I would go to conferences to learn the latest techniques which, when all was said-and-done, was not much different from older techniques. One thing I was always drawn to was the cutting-edge techniques. I was at one time involved with injecting chymopapin into herniated discs. Chymopapin is the enzyme found in meat tenderizers. In this case, it would disolve the herniated disc. The results we obtained were very good. After this technique, I moved on to laser discectomies.  Both of these methods gave excellent success in the right patient. I would call these episodes my springboard for regenerative medicine.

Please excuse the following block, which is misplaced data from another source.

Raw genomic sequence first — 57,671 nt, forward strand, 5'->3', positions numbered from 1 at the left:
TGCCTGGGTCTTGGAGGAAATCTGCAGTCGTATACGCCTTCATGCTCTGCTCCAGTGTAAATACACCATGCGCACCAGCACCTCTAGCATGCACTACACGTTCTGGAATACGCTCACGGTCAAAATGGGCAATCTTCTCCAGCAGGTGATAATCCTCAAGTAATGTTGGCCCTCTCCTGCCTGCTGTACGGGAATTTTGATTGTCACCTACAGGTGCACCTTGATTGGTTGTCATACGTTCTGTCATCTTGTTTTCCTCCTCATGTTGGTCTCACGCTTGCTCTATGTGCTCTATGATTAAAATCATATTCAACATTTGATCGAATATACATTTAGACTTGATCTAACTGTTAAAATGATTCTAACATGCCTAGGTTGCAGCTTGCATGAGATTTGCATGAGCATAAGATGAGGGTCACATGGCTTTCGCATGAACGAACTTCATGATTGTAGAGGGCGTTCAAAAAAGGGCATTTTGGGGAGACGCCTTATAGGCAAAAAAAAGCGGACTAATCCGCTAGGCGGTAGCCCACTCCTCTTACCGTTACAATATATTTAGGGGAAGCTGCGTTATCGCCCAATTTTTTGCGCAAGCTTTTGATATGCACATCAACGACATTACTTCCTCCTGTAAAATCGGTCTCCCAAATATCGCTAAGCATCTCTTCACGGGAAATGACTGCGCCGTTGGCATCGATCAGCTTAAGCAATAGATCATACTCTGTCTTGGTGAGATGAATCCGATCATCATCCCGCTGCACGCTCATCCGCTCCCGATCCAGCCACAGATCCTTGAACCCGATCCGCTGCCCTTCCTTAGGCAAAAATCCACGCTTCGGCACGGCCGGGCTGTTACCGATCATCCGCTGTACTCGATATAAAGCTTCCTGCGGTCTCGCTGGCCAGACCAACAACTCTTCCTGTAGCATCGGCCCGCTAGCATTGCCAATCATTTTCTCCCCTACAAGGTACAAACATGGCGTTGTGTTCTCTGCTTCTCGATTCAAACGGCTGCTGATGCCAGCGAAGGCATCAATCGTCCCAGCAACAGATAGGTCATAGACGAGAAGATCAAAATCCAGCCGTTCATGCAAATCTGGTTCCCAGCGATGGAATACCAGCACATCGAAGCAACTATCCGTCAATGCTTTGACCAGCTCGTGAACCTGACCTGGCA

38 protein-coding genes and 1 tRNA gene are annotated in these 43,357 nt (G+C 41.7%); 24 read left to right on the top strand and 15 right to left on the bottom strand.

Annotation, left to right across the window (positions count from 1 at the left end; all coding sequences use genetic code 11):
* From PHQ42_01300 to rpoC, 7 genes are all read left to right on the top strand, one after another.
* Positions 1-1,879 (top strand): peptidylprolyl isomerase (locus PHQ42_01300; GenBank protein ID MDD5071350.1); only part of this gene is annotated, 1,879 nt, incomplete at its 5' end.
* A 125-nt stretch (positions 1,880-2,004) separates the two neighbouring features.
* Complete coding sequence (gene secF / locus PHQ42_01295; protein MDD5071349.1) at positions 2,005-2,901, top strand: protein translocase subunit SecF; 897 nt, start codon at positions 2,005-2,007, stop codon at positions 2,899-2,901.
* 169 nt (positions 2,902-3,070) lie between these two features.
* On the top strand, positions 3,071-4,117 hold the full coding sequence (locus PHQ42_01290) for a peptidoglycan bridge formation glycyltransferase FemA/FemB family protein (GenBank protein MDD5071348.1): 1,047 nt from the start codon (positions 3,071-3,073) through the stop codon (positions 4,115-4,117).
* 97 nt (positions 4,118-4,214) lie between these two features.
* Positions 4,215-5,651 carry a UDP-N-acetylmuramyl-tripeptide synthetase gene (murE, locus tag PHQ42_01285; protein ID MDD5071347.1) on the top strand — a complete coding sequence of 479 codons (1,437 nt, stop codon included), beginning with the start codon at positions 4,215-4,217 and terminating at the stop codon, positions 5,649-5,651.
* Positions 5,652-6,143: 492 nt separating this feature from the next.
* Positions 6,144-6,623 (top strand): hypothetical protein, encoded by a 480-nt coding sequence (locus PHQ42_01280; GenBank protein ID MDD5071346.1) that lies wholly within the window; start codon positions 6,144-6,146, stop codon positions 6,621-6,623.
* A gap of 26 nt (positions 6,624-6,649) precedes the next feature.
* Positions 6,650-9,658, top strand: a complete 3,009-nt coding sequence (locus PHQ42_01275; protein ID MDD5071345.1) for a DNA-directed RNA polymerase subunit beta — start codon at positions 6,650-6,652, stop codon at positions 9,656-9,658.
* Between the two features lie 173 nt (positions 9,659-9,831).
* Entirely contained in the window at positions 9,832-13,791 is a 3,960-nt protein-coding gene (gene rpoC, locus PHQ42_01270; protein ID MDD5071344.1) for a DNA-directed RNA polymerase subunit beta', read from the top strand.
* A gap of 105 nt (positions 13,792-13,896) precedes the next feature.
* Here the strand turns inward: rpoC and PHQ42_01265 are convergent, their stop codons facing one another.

Total joint replacements were my formal indoctrination to the world of Regenerative Medicine. I was doing joint replacements, and I went to a conference where they discussed a “new technique” called PRP or Platelet Rich Plasma. They said that this helps the joint replacement patient heal quicker and, in general, have less pain. I started using this “new technique” with excellent success. I started studying more about PRP, and realized that this is the way nature heals itself. This was my “A-ha!” moment. I realized that the PRP technique could be used in many other applications besides total joints. My second “A-ha!” moment was that perhaps this might eventually replace the joint replacement itself.